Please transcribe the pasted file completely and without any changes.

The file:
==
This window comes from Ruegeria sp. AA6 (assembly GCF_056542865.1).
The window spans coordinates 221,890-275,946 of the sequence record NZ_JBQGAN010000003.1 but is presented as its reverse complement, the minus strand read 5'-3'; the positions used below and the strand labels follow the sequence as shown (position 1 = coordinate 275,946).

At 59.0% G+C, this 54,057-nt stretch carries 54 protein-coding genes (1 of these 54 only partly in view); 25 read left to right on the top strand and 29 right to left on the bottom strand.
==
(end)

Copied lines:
This window comes from Ruegeria sp. AA6 (assembly GCF_056542865.1).
The window spans coordinates 221,890-275,946 of the sequence record NZ_JBQGAN010000003.1 but is presented as its reverse complement, the minus strand read 5'-3'; the positions used below and the strand labels follow the sequence as shown (position 1 = coordinate 275,946).

At 59.0% G+C, this 54,057-nt stretch carries 54 protein-coding genes (1 of these 54 only partly in view); 25 read left to right on the top strand and 29 right to left on the bottom strand.